Chandler Bond Market Review

Treasury Debt: How Much is Available for Private Investors?

As we have discussed in our previous commentary, the available supply of safe-haven assets has dwindled for investors. The tenuous global economic backdrop has contributed to the lack of safe, sovereign assets as the debt of peripheral European countries are no longer perceived as “risk free”. China does not have a developed global bond market and Japan finances their deficit via the domestic economy, and thus neither represents realistic substitutes for global safe-haven flows. In the current investment environment, arguably the only two sovereign markets with the depth, safety, and transparency to be considered risk free are German Bunds and US Treasuries. Investors covet safe-haven assets, particularly in times of heightened uncertainty, yet there are fewer such assets available on a global basis.

Recently, domestic market sentiment has been strongly impacted by political developments. As part of the fiscal cliff negotiations that concluded at year-end, existing tax rates were extended for the majority of the population. However, significant milestones remain in the coming quarter, including the extension of the debt ceiling above $16.4 trillion, the government’s actions on the impact of sequestration, and the continuing spending resolution for 2013 (which runs out at the end of March). We analyze the changing Treasury debt investment landscape from the perspective of fiscal policy and developments, economic issues, and the Federal Reserve’s objectives.

The level of conventional monetary stimulus being injected into the US economy remains high, and this is unlikely to diminish in 2013. The Fed Funds rate will continue to be pegged at 0.25%. Unconventional monetary policy, primarily the expansion of the Fed’s balance sheet to promote employment (Quantitative Easing), will also remain highly stimulative, but for a less certain timeframe. On the other hand, fiscal policy will likely have a negative effect on the economy, with numerous tax provisions expiring and spending cuts expected to be part of the ongoing negotiations. We anticipate the level of fiscal support for the economy to decline this year.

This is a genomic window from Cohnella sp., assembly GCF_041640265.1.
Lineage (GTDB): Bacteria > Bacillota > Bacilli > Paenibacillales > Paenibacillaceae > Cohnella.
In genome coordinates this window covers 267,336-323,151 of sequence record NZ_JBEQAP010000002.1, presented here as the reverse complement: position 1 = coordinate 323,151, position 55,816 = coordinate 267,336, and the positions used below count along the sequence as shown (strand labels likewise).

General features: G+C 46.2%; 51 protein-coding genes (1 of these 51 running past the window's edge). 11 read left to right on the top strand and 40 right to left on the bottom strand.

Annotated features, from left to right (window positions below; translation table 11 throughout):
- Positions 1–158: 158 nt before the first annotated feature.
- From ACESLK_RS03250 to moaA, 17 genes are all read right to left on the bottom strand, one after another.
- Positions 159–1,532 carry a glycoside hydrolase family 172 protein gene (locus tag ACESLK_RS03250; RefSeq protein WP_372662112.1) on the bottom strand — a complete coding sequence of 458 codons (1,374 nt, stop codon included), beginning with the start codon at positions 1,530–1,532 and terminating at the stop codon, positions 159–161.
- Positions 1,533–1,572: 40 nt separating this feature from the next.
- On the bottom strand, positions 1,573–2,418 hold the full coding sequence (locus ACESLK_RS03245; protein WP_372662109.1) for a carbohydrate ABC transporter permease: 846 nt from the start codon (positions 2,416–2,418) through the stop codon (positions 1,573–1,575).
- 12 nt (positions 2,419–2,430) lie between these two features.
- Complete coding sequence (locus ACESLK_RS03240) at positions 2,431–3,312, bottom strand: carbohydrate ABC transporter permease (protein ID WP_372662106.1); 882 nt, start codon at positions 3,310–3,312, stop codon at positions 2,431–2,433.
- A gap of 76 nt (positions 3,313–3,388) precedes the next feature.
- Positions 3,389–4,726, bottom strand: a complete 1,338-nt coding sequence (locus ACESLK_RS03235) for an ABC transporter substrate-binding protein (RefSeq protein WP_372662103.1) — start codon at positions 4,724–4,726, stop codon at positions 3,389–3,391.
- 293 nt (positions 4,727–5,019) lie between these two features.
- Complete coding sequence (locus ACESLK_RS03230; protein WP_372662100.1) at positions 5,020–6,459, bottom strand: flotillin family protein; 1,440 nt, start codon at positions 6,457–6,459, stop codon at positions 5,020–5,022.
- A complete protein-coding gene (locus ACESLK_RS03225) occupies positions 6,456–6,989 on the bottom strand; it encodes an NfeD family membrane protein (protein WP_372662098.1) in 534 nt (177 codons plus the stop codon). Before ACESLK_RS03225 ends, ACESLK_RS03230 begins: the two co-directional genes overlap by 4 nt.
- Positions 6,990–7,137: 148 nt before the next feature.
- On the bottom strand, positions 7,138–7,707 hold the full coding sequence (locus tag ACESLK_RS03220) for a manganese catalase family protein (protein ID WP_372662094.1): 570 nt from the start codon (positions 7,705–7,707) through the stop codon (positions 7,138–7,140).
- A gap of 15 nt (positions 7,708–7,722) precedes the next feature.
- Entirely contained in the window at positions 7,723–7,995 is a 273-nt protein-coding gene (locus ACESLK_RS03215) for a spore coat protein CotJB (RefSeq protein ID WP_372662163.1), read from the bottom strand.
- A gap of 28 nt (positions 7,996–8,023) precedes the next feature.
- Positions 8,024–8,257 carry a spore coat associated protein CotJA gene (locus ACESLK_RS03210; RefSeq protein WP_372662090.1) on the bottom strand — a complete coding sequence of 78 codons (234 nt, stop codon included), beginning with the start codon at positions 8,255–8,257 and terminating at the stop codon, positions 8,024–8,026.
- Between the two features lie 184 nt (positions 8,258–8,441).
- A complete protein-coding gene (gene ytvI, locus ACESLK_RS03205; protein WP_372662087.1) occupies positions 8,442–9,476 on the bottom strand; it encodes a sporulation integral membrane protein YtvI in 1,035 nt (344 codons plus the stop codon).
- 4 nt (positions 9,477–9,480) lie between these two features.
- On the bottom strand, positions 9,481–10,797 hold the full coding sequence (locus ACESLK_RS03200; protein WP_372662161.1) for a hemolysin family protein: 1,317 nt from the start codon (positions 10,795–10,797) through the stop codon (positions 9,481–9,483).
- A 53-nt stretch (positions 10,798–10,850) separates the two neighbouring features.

The Federal Reserve is currently on its fourth iteration of Quantitative Easing (QE4), and the latest consensus estimate for the size of the Fed’s balance sheet at the end of 2013 is nearly $4 trillion (see Chart 1). For perspective, at the end of 2012, the Fed’s balance sheet was valued below $3 trillion, and prior to the financial crisis it was at less than $800 billion. This expansion of the Fed’s balance sheet will likely create an inflation problem in the future. Nonetheless, based on the high unemployment rate and the perceived excess capacity within the US economy, the Fed continues to look past the negative implications of a large balance sheet and the monetary stimulus embedded within.

Chart 1

The other potential safe-haven sector in the US, government-sponsored enterprises (GSEs), such as Fannie Mae and Freddie Mac, remain under conservatorship by the US Treasury and are required to shrink their retained portfolios by 15% per year beginning in 2013 (as compared to the previous requirement of 10% per annum). As the supply of GSEs continues to contract, the historically attractive yield enhancement from owning Agencies versus Treasuries will continue to trend downward.